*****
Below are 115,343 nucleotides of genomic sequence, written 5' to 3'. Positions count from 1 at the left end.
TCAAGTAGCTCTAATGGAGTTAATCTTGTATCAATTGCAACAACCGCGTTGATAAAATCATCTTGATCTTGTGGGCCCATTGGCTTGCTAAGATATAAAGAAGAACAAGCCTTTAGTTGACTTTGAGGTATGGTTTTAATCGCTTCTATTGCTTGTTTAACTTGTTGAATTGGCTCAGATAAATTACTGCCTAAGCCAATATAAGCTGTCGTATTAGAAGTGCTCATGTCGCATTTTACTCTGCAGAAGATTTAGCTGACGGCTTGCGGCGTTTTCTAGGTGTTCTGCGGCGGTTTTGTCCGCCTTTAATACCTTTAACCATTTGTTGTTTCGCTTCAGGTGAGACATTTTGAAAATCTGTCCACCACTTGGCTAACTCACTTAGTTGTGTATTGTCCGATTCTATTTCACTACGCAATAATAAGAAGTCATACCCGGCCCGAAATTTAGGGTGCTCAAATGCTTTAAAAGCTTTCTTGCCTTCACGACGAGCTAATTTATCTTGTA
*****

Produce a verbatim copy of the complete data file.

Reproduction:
Below are 115,343 nucleotides of genomic sequence, written 5' to 3'. Positions count from 1 at the left end.
TCAAGTAGCTCTAATGGAGTTAATCTTGTATCAATTGCAACAACCGCGTTGATAAAATCATCTTGATCTTGTGGGCCCATTGGCTTGCTAAGATATAAAGAAGAACAAGCCTTTAGTTGACTTTGAGGTATGGTTTTAATCGCTTCTATTGCTTGTTTAACTTGTTGAATTGGCTCAGATAAATTACTGCCTAAGCCAATATAAGCTGTCGTATTAGAAGTGCTCATGTCGCATTTTACTCTGCAGAAGATTTAGCTGACGGCTTGCGGCGTTTTCTAGGTGTTCTGCGGCGGTTTTGTCCGCCTTTAATACCTTTAACCATTTGTTGTTTCGCTTCAGGTGAGACATTTTGAAAATCTGTCCACCACTTGGCTAACTCACTTAGTTGTGTATTGTCCGATTCTATTTCACTACGCAATAATAAGAAGTCATACCCGGCCCGAAATTTAGGGTGCTCAAATGCTTTAAAAGCTTTCTTGCCTTCACGACGAGCTAATTTATCTTGTA